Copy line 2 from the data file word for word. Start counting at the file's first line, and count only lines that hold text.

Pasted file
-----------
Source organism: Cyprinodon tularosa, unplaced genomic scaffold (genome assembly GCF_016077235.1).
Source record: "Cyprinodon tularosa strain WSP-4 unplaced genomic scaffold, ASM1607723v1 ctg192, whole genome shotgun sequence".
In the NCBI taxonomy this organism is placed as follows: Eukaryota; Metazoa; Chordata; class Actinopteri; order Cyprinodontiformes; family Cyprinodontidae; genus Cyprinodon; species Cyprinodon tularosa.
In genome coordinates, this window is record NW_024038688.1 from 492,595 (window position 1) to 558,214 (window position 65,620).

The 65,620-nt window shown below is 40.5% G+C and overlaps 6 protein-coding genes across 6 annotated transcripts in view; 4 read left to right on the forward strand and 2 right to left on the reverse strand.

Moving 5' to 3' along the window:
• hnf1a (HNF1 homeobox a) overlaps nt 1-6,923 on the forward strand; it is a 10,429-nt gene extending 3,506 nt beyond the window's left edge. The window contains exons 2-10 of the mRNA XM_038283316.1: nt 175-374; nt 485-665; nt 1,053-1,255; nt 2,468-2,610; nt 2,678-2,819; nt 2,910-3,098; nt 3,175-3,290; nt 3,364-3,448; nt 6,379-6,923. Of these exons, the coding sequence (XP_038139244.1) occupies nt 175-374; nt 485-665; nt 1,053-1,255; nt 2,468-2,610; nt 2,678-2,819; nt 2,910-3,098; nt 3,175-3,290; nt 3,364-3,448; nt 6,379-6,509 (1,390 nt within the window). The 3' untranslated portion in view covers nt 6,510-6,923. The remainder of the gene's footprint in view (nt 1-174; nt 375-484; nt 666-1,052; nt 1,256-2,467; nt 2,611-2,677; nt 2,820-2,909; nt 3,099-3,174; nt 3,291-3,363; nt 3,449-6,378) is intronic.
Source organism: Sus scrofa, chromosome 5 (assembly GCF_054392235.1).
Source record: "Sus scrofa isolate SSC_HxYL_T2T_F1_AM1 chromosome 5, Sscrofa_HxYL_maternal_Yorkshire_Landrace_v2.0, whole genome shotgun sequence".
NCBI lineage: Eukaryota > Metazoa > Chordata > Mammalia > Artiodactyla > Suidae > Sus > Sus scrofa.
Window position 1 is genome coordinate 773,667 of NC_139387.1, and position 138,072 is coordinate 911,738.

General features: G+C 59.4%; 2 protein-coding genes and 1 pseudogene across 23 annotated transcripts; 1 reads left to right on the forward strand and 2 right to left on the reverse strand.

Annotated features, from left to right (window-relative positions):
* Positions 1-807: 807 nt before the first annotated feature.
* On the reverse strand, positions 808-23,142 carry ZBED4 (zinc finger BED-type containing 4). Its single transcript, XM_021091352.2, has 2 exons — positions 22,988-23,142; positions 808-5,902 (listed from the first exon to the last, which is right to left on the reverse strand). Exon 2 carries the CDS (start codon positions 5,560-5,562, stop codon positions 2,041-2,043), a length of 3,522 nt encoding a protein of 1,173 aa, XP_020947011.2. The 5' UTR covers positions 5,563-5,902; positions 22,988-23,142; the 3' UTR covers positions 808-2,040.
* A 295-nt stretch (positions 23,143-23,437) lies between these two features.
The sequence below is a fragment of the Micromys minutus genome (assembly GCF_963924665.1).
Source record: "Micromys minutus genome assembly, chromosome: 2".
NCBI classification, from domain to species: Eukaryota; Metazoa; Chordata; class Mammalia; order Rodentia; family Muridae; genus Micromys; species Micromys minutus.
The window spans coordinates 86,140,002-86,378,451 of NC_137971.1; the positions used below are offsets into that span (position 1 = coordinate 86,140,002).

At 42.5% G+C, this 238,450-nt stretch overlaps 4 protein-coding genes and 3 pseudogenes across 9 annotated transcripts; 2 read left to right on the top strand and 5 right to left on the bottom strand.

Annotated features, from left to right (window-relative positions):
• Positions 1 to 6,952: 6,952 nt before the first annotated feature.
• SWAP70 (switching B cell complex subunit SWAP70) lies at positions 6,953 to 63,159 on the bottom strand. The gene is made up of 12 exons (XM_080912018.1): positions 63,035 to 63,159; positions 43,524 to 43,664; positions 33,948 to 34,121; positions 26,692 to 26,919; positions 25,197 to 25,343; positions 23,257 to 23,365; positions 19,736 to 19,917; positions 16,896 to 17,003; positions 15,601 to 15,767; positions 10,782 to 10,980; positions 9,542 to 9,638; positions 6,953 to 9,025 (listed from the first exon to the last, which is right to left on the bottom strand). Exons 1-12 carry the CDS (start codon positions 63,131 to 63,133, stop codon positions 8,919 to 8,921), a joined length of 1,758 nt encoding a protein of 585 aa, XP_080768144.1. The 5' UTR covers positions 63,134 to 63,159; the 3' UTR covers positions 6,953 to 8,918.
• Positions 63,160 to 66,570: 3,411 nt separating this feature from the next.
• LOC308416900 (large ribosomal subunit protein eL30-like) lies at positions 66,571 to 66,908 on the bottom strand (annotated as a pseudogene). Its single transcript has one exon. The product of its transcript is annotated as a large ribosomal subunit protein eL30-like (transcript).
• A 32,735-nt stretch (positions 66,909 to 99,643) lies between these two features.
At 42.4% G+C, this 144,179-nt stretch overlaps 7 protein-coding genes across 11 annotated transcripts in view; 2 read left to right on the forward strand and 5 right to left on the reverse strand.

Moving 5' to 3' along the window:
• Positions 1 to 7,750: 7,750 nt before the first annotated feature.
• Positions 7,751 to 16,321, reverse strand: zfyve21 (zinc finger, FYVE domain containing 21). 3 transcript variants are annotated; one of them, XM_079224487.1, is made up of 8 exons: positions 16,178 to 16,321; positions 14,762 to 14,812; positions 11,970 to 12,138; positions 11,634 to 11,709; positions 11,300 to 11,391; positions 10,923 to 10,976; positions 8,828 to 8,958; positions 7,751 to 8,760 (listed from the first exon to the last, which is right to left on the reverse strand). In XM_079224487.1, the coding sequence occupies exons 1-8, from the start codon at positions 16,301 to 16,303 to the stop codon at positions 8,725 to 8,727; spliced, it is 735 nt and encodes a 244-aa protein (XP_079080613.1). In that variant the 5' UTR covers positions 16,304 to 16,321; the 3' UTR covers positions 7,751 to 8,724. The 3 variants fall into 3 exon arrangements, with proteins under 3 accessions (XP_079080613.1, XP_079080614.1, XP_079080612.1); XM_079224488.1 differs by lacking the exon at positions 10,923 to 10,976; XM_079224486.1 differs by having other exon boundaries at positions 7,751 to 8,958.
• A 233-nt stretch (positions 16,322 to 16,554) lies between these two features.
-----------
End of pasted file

Source record: "Cyprinodon tularosa strain WSP-4 unplaced genomic scaffold, ASM1607723v1 ctg192, whole genome shotgun sequence".